The same is true in healthcare. Assuming households can allocate 10 percent of their expenditure to funding medical expenses, entry level medical schemes are simply not affordable for 2.6 million households that earn above the R4 167 income threshold to qualify for free hospital access in the public sector. Likewise in education, recent research published by the CDE highlights that even the most affordable private schools cost about R10 000 a year per child, excluding the cost of transport, school uniforms and books. Even if these households want to spend on housing, healthcare and education, there appears to be nothing affordable for them to buy.
A third problem with free is that there is, in reality, no such thing as a free lunch. Someone has to pay. The burden falls on a relatively small base of taxpayers and rate payers. Municipalities have to increase rates and service charges levied on households that can pay to fund a growing number of households who do not. A recent report published by the SA Cities Network found that households living in properties valued at R1 million in major metros were paying on average 37 percent more in real terms for a package of municipal services in 2012 compared to 2009. Clearly, for these households the need to divert cash to pay for higher-cost necessities has a material impact on discretionary expenditure.
Aside from free, another critical factor shaping expenditure patterns is the availability, or otherwise, of credit. Here too the data is headline grabbing. In 2008, roughly half of all new loans by value were mortgages. Last year this had declined to about a quarter, with other secured loans (principally vehicle finance) accounting for one third of new credit granted. Unsecured loans, which accounted for 10 percent of credit granted in 2008, were neck and neck with mortgages last year. The decline of mortgage lending has occurred as we continue to see the growth in an emerging middle class. This has entirely predictable and unfortunate consequences for the ability of the emerging middle class to accumulate leverage-able housing assets. It is a story that is deserving of far more attention from policymakers and bankers than it appears to receive. For households that have no hope of attaining their dream home funded by a mortgage, the dream might shift to one about a car.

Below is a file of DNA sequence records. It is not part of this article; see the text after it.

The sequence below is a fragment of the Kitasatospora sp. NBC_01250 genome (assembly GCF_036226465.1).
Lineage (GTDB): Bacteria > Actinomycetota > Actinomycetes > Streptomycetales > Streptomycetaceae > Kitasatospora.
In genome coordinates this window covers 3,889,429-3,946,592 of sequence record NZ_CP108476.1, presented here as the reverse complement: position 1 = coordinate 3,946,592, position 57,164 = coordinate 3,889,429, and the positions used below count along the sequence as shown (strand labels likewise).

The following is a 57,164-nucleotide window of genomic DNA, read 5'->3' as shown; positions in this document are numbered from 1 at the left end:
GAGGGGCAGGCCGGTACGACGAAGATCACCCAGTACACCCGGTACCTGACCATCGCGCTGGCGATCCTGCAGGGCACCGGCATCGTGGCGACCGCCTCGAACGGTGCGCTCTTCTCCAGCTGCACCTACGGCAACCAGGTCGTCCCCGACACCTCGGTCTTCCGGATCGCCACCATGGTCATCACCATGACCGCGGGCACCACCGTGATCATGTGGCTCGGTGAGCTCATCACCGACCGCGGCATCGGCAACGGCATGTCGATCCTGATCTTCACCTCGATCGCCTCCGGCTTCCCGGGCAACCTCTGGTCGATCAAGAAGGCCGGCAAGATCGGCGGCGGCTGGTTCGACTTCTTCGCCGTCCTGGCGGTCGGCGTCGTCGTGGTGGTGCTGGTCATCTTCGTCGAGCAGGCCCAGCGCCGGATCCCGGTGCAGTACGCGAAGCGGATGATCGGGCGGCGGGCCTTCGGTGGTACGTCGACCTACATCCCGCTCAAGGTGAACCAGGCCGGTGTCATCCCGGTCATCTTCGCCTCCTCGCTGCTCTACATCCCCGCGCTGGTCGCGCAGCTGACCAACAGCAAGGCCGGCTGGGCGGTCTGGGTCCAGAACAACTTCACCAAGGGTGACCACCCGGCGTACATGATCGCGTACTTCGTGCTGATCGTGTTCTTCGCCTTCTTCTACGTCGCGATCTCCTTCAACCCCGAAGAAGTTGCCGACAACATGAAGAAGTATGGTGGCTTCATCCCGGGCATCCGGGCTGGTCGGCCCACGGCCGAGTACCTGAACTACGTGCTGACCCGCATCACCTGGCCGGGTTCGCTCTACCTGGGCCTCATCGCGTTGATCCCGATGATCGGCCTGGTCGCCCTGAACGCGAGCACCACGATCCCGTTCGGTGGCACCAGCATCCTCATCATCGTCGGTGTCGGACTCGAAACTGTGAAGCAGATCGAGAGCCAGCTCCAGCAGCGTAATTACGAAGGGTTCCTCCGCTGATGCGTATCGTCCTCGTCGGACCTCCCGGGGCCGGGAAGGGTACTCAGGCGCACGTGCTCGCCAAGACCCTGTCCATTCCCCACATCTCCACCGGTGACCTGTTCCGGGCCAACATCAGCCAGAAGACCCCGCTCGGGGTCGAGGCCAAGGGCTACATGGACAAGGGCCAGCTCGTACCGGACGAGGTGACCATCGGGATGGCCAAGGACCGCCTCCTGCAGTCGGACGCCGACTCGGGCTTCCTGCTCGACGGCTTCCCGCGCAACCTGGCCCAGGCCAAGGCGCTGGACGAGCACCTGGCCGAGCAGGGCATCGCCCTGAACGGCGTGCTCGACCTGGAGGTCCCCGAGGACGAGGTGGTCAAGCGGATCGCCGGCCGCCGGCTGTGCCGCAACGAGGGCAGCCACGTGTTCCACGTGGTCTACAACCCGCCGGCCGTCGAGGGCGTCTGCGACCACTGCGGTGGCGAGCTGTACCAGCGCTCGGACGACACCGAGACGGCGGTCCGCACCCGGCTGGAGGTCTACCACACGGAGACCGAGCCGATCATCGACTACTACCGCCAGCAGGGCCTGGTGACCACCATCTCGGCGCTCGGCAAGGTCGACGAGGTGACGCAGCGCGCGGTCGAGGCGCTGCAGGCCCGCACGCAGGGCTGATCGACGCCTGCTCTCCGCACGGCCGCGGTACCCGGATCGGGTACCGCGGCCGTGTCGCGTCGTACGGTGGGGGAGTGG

Lower down the income pyramid, credit provided by clothing retailers has a significant impact on the ability of households to spend money on clothing. According to credit bureau data, there are almost 11 million South Africans who have one or more open clothing accounts. The data indicates that an astounding 40 percent of these borrowers are in arrears on at least one clothing account. While the business model based on high merchandise margins, high costs of credit and high default rates is not to everyone’s liking, clothing retailers typically provide an entry point into the credit market for many consumers.
We can try to distil purchasing decisions down to key drivers that we can control, but in reality spending is also driven by unobservable, psychological factors. While these can be hard to quantify, the qualitative research is telling. In lower income markets in particular, respondents refer often to dignity, and highlight the shame of poverty. In post-apartheid South Africa, the word “dignity” has powerful connotations. To quote one respondent, “Even if you are struggling financially, you try by all means to save money to buy that expensive shirt, T-shirt, trousers, shoes because you want to look good. It’s a trend in the township. It covers you so that a stranger can’t tell you are poor.”
The implications are powerful: for the private sector looking to serve new markets, and for policymakers whose decisions – about what to subsidise, who to subsidise and how – shape these markets, often inadvertently. In our society, choices are curtailed, more than just shaped, by factors beyond households’ control.
Illana Melzer – Co-founder of Eighty20